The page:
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Topic: standard gibbs free energy of Octane  (Read 7293 times)

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Offline Liz

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standard gibbs free energy of Octane
« on: December 13, 2008, 09:21:25 PM »
Hi

I have a question, I think there is something missing there but I am not really sure.

the standard gibbs free energy of octane (l) is 6.4 JK/mol at 298 K. (this is the only given info)
would we have to increase or decrease the temperature if we want to shift the equilibrium to the right, forming more octane.
 8C(graphite) + 9H2 <=> C8H18 (l)

I used dG = dH - TdS
dG is positive.
dS is negative, because we are consuming H2 gas and we are going to less ordered system.
-TdS is therefore postive.
now I got stuck in determining the sign of dH. Because dG is + and -TdS is +, then dH can only be positive number or small negative number.

I cannot use any other info other than what is given, and I should not do any calculation, only thinking. but I need the sign of dH in order to determine whether we have to increase or decrease the temperature in order to produce more of liquid octane.



the other part is asking about whether we need to increase or decrease the pressure so that H2 is in equilibrium with both graphite and octane.

I am not really sure how to do this part but here is what I did.

dG= dGo + RT ln (1/P9H2)

at equilibrium,

0 = dGo + RT ln (1/P9H2)
0 = 6400 + 8.3145 * 298 * ln (1/P9H2)
rearrange, PH2 = 1.33 bar.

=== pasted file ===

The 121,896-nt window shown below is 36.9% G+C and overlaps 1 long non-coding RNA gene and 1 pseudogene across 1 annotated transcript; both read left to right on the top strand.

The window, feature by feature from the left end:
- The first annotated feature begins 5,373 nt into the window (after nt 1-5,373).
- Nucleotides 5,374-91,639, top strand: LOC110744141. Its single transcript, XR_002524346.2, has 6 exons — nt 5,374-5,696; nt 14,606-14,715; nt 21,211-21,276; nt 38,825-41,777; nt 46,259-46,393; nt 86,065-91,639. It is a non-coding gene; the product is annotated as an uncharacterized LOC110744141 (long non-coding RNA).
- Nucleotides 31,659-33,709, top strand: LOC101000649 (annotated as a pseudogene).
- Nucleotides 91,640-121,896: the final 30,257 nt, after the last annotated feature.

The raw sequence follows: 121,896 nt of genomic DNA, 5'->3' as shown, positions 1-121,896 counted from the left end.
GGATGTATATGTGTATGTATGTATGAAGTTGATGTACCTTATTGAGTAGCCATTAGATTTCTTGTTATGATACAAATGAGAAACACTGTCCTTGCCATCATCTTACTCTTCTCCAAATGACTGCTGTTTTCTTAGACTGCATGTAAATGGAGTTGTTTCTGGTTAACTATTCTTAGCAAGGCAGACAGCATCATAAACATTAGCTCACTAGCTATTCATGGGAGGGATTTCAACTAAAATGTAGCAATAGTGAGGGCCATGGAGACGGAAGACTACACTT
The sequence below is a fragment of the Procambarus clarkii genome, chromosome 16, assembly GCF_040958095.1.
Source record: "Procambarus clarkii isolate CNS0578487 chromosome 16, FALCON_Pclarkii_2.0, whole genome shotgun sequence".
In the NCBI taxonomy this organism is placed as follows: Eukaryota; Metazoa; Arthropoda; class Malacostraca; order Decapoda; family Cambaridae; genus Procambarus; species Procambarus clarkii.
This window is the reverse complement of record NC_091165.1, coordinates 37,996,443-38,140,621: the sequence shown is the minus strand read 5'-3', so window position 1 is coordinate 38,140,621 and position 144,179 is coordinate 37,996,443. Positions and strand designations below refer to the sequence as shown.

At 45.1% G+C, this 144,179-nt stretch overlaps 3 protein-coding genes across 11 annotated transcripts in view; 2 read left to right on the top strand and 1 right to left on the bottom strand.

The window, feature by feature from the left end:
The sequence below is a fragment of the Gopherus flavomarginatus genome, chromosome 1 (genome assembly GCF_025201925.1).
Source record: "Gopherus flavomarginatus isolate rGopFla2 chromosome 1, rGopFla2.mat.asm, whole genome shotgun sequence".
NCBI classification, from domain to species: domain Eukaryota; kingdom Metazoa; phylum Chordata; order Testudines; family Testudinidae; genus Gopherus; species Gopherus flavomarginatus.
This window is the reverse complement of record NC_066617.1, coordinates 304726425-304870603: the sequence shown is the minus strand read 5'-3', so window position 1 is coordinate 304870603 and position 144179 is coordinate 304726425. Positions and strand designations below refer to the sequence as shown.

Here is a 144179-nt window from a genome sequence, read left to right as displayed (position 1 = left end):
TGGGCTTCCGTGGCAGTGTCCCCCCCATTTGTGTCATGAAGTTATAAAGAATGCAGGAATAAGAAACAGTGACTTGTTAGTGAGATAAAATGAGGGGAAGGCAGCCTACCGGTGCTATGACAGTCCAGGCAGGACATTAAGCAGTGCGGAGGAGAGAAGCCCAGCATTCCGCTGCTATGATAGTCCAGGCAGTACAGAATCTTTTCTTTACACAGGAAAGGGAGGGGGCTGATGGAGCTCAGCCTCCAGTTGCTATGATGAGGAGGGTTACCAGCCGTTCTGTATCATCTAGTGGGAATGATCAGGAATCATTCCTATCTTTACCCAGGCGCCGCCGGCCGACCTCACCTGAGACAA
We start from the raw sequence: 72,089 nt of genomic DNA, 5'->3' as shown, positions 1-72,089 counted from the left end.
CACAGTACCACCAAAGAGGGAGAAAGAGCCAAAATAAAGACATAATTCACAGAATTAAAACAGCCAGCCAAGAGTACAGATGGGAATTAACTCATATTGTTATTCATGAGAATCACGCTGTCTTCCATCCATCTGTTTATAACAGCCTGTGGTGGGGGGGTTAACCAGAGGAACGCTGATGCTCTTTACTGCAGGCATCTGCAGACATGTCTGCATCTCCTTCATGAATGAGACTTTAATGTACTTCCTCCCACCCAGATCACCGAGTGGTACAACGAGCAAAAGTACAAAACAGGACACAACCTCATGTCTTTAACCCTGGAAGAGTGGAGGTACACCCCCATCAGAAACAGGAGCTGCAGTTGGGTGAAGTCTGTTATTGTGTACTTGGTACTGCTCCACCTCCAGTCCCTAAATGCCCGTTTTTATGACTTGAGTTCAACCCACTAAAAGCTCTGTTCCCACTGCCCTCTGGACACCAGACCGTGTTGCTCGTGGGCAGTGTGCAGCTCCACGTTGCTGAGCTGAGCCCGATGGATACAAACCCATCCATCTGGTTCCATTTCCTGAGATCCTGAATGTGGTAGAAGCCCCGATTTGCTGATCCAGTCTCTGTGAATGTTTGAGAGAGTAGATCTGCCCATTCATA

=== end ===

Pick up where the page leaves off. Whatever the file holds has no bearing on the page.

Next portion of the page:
which means that we have to increase the pressure from 1 bar (standard pressure) to 1.33  bar.
I am not really sure if this is right.

Can someone help me, or tell me if I am missing something?

Thanks,

don

Offline Rabn

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Re: standard gibbs free energy of Octane
« Reply #1 on: December 17, 2008, 01:06:01 AM »
1) You should reconsider your approach.  You are asked to consider a shift in equilibrium, is there a way that dG relates to equilibrium?

2) Method looks good, didn't check the numbers.

Offline Liz

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Re: standard gibbs free energy of Octane
« Reply #2 on: December 17, 2008, 08:17:21 AM »
Thanks Rabn.

for 1) I found K to be 0.0755 from -dGo=RTlnKeq
        but how is it related to increasing or decreasing T in order to produce more Octane(l)?
         And K is related to T, by the vant hoff equation
         ln(K2/K1) = - :delta:Ho/R *(1/T2-1/T1)

        the dH term is still present :S

D

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